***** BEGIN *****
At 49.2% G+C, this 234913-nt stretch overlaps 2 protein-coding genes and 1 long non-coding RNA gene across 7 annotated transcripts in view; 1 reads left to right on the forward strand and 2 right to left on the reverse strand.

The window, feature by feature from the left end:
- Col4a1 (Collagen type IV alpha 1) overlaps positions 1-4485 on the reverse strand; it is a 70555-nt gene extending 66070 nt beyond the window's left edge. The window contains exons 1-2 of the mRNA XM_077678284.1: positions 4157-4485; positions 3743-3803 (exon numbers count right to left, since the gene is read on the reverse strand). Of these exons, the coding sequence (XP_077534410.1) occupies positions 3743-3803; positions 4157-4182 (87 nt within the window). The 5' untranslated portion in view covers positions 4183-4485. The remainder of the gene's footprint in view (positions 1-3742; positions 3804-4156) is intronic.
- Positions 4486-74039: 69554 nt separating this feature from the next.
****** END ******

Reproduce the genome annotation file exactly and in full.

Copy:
At 49.2% G+C, this 234913-nt stretch overlaps 2 protein-coding genes and 1 long non-coding RNA gene across 7 annotated transcripts in view; 1 reads left to right on the forward strand and 2 right to left on the reverse strand.

The window, feature by feature from the left end:
- Col4a1 (Collagen type IV alpha 1) overlaps positions 1-4485 on the reverse strand; it is a 70555-nt gene extending 66070 nt beyond the window's left edge. The window contains exons 1-2 of the mRNA XM_077678284.1: positions 4157-4485; positions 3743-3803 (exon numbers count right to left, since the gene is read on the reverse strand). Of these exons, the coding sequence (XP_077534410.1) occupies positions 3743-3803; positions 4157-4182 (87 nt within the window). The 5' untranslated portion in view covers positions 4183-4485. The remainder of the gene's footprint in view (positions 1-3742; positions 3804-4156) is intronic.
- Positions 4486-74039: 69554 nt separating this feature from the next.